Digital Utility Transformation: Exploring the Why, When and How

For utilities, questioning whether to start a digital journey has advanced to why, when and how to begin the journey. To explain why utilities are transforming their digital operations, here’s a brief overview of the business challenges that enhanced digital capabilities can help address:

  • Improving customer satisfaction and enhancing the customer experience
  • Addressing increased competition from customer-owned distributed energy resources
  • Realizing benefits from the modernized grid, including improved energy management and faster response times to power outages
  • Keeping pace with evolving technologies such as the smart grid and advanced metering infrastructure systems

When examining how companies are beginning the journey, analytics is a key component. It was also the focus of my presentation at Oracle OpenWorld that I delivered alongside my colleague Victor Jimenez. We were joined by Mike Glass, Director of Demand Side Systems for Pacific Gas & Electric Company (PG&E).
 
Few utilities today are generating optimum value from information analytics, which almost invariably focus on individual projects instead of being an enterprise-wide initiative. Smart grid technology has unleashed historically large amounts of information, and the future promises even more opportunities for utilities to capture and analyze enormous quantities of both structured and unstructured data.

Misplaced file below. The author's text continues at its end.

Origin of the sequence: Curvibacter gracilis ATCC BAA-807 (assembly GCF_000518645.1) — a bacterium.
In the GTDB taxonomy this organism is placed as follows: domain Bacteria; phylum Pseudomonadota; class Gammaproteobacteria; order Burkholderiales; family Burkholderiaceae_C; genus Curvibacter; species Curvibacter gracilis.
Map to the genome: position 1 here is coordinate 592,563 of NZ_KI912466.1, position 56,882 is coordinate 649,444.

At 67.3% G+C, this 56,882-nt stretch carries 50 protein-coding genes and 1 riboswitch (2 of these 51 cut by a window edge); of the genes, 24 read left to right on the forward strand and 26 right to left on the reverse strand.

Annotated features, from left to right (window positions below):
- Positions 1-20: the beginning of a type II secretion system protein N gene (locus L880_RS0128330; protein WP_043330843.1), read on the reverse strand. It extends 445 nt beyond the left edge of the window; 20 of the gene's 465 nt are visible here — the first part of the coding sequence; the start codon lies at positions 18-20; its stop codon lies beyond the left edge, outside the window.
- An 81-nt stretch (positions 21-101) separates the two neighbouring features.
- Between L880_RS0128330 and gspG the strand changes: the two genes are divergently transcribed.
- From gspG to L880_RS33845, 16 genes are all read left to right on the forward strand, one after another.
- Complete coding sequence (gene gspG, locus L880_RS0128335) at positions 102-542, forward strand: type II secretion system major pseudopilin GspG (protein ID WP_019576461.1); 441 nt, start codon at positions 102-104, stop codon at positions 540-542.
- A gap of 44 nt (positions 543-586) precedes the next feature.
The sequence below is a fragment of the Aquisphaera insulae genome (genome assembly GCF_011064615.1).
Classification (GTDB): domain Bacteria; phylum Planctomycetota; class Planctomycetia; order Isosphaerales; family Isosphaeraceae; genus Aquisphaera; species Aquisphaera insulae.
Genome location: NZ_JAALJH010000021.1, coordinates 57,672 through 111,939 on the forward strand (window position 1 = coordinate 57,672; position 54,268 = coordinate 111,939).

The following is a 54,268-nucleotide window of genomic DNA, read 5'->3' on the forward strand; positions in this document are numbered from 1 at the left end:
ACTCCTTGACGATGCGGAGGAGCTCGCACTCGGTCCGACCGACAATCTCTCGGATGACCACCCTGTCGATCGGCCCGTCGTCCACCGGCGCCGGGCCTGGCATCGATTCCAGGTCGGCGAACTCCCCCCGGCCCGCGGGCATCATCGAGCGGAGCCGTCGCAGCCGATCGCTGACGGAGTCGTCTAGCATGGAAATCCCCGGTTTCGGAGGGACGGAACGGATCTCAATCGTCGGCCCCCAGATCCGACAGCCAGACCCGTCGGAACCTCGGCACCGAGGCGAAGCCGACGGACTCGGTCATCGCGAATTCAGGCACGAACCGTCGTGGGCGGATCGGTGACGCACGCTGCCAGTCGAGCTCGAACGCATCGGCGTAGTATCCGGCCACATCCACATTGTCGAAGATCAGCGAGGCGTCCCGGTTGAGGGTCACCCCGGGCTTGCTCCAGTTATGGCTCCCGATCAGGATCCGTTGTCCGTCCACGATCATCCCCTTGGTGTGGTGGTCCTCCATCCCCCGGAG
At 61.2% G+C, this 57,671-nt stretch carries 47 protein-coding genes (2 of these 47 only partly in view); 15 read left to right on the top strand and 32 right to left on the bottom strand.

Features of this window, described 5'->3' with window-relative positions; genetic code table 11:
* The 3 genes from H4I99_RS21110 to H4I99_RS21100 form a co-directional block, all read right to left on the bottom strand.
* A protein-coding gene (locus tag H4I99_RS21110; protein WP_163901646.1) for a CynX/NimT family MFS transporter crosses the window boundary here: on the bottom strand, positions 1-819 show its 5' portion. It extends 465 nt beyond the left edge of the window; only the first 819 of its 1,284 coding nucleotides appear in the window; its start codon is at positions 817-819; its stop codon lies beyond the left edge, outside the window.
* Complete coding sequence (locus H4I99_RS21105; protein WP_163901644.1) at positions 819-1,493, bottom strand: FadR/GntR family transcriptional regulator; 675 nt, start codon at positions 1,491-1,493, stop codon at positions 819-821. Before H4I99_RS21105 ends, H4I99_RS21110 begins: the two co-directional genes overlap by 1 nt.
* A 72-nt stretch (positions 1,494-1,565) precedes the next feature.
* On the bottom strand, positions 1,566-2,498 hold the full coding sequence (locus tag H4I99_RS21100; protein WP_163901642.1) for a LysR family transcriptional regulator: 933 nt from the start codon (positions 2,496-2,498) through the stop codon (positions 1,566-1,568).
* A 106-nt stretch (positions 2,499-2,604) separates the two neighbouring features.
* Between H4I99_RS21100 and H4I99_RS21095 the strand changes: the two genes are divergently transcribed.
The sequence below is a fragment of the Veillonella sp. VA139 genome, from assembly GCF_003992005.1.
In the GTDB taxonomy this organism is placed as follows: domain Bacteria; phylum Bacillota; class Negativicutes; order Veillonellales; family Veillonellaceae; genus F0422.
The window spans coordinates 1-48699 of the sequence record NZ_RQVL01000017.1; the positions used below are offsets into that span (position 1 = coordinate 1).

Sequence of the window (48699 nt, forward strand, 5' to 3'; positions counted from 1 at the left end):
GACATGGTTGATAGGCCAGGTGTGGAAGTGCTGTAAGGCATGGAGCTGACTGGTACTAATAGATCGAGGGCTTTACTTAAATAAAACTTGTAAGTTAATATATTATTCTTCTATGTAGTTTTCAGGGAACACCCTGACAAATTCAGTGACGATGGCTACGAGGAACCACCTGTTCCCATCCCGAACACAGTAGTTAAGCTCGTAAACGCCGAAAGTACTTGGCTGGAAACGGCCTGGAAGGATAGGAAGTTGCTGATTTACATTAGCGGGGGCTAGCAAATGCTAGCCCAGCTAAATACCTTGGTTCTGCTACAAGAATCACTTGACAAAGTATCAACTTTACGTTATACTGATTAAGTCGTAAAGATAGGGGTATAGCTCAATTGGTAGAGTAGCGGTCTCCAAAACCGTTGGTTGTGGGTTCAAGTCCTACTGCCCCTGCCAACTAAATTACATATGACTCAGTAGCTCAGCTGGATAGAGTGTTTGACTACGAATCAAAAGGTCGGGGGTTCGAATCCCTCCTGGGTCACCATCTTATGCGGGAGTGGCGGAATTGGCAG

In any analytics strategy, technology will play a key role. To provide a platform for analytics that won’t impact the function and performance of operational systems, utilities should consider employing Operational Decision Support systems. Also, the quantity and velocity of data can require extensive Big Data systems and techniques to manage, but many benefits can be yielded through advanced analytics on top of data systems using existing storage technologies.
 
Leveraging analytics won’t come easily, and each utility will need to follow its own unique path to complete the digital journey successfully. Lacking a crystal ball, utilities cannot possibly predict each of the many challenges they will encounter on the journey. However, utilities can learn from others and, during our presentation at OpenWorld, Mike shared his experiences as PG&E established consensus on budgets, architectures and technologies.
 
To learn more, please contact me at david.ducharme@capgemini.com.
 
David DuCharme is Vice President – NA Energy Practice Lead at Capgemini. 

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